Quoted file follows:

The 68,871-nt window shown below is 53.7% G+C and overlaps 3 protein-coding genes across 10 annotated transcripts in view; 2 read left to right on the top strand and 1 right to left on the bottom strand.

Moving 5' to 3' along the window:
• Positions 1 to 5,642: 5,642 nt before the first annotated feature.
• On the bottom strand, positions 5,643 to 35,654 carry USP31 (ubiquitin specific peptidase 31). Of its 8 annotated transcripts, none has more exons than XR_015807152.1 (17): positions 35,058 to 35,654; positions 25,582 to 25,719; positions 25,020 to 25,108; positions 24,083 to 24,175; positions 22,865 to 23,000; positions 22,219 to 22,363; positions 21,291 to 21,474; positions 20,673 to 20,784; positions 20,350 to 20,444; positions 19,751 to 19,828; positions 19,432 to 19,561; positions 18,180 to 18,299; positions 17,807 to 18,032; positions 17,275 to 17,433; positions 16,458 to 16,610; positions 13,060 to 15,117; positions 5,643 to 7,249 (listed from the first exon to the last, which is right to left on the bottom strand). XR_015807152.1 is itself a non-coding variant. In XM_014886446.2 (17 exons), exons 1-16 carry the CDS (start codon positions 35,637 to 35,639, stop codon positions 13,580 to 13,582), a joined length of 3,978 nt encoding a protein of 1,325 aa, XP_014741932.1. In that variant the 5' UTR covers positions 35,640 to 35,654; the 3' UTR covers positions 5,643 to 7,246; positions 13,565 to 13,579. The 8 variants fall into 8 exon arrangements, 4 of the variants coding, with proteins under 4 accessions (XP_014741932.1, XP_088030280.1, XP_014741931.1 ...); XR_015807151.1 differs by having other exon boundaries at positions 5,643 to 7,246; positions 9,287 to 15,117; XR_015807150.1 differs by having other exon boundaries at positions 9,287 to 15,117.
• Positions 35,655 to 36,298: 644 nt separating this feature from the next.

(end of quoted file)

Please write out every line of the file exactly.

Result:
The 68,871-nt window shown below is 53.7% G+C and overlaps 3 protein-coding genes across 10 annotated transcripts in view; 2 read left to right on the top strand and 1 right to left on the bottom strand.

Moving 5' to 3' along the window:
• Positions 1 to 5,642: 5,642 nt before the first annotated feature.
• On the bottom strand, positions 5,643 to 35,654 carry USP31 (ubiquitin specific peptidase 31). Of its 8 annotated transcripts, none has more exons than XR_015807152.1 (17): positions 35,058 to 35,654; positions 25,582 to 25,719; positions 25,020 to 25,108; positions 24,083 to 24,175; positions 22,865 to 23,000; positions 22,219 to 22,363; positions 21,291 to 21,474; positions 20,673 to 20,784; positions 20,350 to 20,444; positions 19,751 to 19,828; positions 19,432 to 19,561; positions 18,180 to 18,299; positions 17,807 to 18,032; positions 17,275 to 17,433; positions 16,458 to 16,610; positions 13,060 to 15,117; positions 5,643 to 7,249 (listed from the first exon to the last, which is right to left on the bottom strand). XR_015807152.1 is itself a non-coding variant. In XM_014886446.2 (17 exons), exons 1-16 carry the CDS (start codon positions 35,637 to 35,639, stop codon positions 13,580 to 13,582), a joined length of 3,978 nt encoding a protein of 1,325 aa, XP_014741932.1. In that variant the 5' UTR covers positions 35,640 to 35,654; the 3' UTR covers positions 5,643 to 7,246; positions 13,565 to 13,579. The 8 variants fall into 8 exon arrangements, 4 of the variants coding, with proteins under 4 accessions (XP_014741932.1, XP_088030280.1, XP_014741931.1 ...); XR_015807151.1 differs by having other exon boundaries at positions 5,643 to 7,246; positions 9,287 to 15,117; XR_015807150.1 differs by having other exon boundaries at positions 9,287 to 15,117.
• Positions 35,655 to 36,298: 644 nt separating this feature from the next.